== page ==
Loving Generously – The Banquet


Sermon by Rev. Steven McClelland on Luke 14: 12 – 24.  Focus on how to build an intimate Christ like community.  Check out Rasaan & the Choir.

Last year we looked at the Stewardship series on Living Generously, through the eyes of the Donovan family which challenged notions of giving from a place of comfort and ease and had has look at what generosity truly entails from a Biblical perspective.

This challenge began a process of reflection and transformation as Frank and his family learned to be generous not only out of their financial abundance but in all areas of their lives, even when it means risk and sacrifice.

In this series we will see the Donovan family move from transactional generosity to relational generosity. Their desire to give to those in need begins to break down the walls that separate the haves from the have nots. The Donovan’s find that once you walk down this road of generosity it involves far more than your check book it involves your very being. The essential theme that will be running through our stewardship season this year will be give your life away so you can gain the life of Christ.

As we move through this series with the Donovan family we want you to assess these areas of your life:

  1. Assess who you are inviting into your life and home.
  2. Assess what you own. And who is the real owner you or God?
  3. Assess what walls may be in your life that keep you from living relationally with others.
  4. Realize the resistance that living into Christ can bring but also the joy that it gives.

Video – The Banquet

Most of us, if we’re being honest, have to acknowledge that the people we invite into our lives are the people who make us feel comfortable – people a lot like ourselves. They may have different jobs and different personalities; but they tend to be similar to us in many other ways, like class, race and cultural background.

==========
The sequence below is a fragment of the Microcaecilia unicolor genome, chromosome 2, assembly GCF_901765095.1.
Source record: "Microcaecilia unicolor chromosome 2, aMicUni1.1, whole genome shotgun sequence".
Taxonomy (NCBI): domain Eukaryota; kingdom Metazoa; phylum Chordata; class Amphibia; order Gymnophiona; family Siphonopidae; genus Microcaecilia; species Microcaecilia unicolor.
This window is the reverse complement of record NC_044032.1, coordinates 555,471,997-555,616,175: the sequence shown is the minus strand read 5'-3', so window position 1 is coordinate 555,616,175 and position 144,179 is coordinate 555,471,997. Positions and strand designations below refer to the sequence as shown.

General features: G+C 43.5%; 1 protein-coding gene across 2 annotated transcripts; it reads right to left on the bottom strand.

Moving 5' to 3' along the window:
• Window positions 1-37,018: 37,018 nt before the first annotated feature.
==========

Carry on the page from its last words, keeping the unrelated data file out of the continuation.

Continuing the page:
These types of groupings we call cliques. And they are very different from the type of community Jesus was trying to create. Last week we did a little experiment in worship where we had everyone pair up with someone they didn’t really know and share there 2 greatest joys and 2 greatest worries and then pray with one another. This is the type of community Jesus is trying to create. He models for us a redemptive community where a tax collector like Matthew and a zealot like Judas can get along with one another for a greater good and greater purpose.

Jesus hung out with people in power like Nicodemus, and a Roman centurion but also with people who were ostracized and powerless – people like Zaccheus, the tax collector and a woman caught in adultery and with the disabled and demon possessed.

So the first step in developing a generous life is recognizing that we all have a problem. Our relationships do not look much like Jesus’ relationships.

It’s not hard to see this in our own time and place. Public gatherings, and meals in particular have always been places where social hierarchies become visible. Even when we were children, school cafeterias made it abundantly clear who was popular and who was not. Last week at our BBQ luncheon we attempted to break down some of those barriers and we hope to do more of that as move toward learning how not only to give but also to love generously.

Some people only want to sit at the head of the table or at tables where every seat is reserved from people like themselves. Think modern weddings where everyone has a name card and great care has gone into where each person will sit so they will fit in and be comfortable. But if you want real community, real intimacy you have to rip up the name cards.

Because God has already prepared a table for you and m in the presence of our enemies the psalmist says. So if you are on your way to church next week and you remember that your brother or sister has something against you, leave your gift before the alter and then go and be reconciled with your brother or sister and then come and offer your gift to God. (Matthew 5: 23 – 24) Amen.

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